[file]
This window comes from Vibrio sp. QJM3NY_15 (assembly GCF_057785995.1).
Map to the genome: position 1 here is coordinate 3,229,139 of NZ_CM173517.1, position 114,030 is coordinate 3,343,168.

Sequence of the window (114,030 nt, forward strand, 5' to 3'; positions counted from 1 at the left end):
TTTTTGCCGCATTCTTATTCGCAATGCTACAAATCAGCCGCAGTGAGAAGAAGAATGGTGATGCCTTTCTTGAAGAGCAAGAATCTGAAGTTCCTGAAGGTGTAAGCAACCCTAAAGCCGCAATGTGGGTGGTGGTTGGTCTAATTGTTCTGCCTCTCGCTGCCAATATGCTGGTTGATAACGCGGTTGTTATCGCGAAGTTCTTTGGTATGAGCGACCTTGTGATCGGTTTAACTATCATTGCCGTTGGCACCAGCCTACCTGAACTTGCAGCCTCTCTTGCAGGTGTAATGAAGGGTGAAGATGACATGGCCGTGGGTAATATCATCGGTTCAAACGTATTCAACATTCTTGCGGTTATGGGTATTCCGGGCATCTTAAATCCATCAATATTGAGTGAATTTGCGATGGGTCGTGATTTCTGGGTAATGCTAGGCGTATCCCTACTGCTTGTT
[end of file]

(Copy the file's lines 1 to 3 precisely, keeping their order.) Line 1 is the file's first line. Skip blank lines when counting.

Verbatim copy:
This window comes from Vibrio sp. QJM3NY_15 (assembly GCF_057785995.1).
Map to the genome: position 1 here is coordinate 3,229,139 of NZ_CM173517.1, position 114,030 is coordinate 3,343,168.

Sequence of the window (114,030 nt, forward strand, 5' to 3'; positions counted from 1 at the left end):